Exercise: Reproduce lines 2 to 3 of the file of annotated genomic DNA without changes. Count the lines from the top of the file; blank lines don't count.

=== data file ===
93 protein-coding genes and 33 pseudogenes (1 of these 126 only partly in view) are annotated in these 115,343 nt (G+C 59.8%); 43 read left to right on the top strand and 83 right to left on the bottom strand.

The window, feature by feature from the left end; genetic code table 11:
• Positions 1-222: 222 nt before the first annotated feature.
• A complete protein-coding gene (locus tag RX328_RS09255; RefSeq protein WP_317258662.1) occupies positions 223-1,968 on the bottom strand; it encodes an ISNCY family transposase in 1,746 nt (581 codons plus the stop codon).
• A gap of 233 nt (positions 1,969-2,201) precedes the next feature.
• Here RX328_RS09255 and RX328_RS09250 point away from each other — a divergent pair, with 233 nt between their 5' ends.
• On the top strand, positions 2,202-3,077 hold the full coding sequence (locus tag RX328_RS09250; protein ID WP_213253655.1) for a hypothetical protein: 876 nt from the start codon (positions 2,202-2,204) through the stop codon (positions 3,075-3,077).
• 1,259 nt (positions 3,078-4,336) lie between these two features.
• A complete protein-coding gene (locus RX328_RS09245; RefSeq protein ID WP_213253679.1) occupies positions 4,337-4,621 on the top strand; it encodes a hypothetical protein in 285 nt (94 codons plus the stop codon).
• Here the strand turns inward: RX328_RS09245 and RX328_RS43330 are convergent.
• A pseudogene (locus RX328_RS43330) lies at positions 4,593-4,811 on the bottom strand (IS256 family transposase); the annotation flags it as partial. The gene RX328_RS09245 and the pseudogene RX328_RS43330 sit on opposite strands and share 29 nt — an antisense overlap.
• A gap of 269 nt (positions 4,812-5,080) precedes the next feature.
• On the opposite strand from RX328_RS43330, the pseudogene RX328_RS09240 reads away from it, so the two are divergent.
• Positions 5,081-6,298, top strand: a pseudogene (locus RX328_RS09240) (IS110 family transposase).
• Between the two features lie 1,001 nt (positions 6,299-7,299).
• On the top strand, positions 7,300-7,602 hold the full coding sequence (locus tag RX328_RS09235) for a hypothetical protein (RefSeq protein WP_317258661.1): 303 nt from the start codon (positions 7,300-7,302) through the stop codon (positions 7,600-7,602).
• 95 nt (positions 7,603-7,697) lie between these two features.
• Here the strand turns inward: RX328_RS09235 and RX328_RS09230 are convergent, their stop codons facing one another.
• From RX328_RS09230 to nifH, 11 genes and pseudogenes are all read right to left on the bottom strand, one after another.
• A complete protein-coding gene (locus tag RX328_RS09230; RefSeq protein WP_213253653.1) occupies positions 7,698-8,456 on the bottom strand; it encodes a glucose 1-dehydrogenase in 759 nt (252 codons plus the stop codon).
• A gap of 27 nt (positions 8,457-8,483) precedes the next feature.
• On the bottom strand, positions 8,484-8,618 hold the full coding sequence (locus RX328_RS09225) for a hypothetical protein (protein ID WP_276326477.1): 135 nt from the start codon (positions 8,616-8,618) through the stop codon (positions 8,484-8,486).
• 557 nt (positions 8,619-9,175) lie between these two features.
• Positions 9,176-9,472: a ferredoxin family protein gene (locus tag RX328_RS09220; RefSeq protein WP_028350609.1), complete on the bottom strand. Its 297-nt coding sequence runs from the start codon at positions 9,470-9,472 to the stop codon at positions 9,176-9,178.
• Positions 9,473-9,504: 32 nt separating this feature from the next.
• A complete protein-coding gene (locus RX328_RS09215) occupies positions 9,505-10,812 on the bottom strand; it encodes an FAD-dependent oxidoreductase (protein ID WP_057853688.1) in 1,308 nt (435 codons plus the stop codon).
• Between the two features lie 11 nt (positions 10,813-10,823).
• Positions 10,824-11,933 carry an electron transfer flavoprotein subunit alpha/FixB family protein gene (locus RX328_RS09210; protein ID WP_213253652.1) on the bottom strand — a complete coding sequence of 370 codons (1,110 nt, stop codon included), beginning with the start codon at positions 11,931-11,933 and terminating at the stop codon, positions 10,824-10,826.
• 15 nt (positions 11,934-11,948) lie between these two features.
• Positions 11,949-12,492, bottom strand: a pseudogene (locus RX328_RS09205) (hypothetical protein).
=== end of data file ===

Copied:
The window, feature by feature from the left end; genetic code table 11:
• Positions 1-222: 222 nt before the first annotated feature.